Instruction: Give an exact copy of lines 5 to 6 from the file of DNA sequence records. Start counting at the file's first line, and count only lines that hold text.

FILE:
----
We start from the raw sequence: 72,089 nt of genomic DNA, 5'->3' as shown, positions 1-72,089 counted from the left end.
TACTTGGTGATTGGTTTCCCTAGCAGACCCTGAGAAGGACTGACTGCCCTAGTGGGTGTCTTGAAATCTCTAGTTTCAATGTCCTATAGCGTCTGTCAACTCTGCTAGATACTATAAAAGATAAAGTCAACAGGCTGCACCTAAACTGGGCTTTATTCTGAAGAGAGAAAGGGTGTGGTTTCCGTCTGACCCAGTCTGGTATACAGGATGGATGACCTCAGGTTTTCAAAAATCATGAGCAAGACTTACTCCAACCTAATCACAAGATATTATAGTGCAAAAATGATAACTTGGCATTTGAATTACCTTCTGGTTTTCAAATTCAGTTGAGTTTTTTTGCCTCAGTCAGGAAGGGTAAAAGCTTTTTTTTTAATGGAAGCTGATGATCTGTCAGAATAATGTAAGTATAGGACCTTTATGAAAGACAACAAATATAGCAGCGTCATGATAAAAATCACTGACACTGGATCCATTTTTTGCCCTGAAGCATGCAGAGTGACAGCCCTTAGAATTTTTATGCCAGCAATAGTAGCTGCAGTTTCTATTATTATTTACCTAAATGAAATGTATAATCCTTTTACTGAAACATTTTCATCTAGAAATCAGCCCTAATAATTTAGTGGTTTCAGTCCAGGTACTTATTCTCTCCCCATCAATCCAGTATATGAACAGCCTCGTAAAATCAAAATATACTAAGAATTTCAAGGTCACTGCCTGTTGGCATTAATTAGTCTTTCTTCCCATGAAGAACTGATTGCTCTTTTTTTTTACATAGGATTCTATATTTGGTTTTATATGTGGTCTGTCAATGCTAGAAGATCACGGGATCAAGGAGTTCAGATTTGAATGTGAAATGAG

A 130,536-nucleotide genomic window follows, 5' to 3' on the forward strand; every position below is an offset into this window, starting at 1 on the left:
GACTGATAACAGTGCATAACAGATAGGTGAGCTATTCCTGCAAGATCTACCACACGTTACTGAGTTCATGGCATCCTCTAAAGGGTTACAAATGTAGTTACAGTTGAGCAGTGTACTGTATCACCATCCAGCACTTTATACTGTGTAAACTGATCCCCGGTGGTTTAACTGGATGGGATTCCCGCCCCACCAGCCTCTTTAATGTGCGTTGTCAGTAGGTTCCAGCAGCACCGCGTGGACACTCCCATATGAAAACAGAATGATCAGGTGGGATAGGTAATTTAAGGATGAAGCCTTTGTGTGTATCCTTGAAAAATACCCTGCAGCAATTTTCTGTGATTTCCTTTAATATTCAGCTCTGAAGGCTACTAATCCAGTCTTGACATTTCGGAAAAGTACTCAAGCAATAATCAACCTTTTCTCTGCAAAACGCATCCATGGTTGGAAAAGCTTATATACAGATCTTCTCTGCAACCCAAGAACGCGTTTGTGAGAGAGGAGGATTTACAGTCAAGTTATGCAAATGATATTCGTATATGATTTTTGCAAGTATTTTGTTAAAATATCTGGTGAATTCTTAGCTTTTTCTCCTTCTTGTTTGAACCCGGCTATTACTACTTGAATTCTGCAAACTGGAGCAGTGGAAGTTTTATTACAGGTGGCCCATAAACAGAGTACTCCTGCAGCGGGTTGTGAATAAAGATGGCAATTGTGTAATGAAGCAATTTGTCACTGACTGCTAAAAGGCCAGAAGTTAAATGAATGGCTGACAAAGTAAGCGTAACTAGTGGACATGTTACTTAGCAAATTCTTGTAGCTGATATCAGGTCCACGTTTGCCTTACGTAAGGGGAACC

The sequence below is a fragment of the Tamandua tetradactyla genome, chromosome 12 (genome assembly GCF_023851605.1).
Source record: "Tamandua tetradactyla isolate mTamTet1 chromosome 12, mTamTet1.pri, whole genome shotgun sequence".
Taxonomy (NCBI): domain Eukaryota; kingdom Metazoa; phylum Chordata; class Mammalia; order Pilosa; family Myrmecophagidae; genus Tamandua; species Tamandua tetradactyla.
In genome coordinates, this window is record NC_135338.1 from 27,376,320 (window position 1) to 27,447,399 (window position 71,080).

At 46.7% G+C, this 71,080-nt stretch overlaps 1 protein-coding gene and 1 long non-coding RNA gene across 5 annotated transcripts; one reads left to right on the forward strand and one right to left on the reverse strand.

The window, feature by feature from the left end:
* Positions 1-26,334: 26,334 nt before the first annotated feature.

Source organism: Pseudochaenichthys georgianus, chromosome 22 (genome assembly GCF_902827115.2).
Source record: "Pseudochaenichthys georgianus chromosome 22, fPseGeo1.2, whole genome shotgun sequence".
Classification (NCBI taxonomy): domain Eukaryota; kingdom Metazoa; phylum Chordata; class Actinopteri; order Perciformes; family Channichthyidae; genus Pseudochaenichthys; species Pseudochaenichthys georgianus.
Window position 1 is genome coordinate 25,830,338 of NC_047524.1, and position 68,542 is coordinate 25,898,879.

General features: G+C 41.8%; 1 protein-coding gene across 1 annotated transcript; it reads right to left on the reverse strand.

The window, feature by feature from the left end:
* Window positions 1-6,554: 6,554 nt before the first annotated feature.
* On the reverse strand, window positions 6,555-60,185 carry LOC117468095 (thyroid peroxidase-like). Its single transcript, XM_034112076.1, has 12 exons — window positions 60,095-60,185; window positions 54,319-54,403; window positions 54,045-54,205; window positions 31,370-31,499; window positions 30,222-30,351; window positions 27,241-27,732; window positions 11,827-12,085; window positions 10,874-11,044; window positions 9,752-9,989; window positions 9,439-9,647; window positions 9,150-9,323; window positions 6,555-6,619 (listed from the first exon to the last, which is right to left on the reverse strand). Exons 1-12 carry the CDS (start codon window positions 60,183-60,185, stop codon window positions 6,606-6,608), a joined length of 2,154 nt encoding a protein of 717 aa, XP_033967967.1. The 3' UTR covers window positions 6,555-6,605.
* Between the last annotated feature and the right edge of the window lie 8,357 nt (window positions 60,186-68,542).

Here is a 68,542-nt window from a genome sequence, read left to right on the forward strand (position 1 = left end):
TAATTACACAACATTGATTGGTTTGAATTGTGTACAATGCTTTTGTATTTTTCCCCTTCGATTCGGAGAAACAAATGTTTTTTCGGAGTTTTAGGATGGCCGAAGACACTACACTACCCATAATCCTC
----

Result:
The sequence below is a fragment of the Tamandua tetradactyla genome, chromosome 12 (genome assembly GCF_023851605.1).
Source record: "Tamandua tetradactyla isolate mTamTet1 chromosome 12, mTamTet1.pri, whole genome shotgun sequence".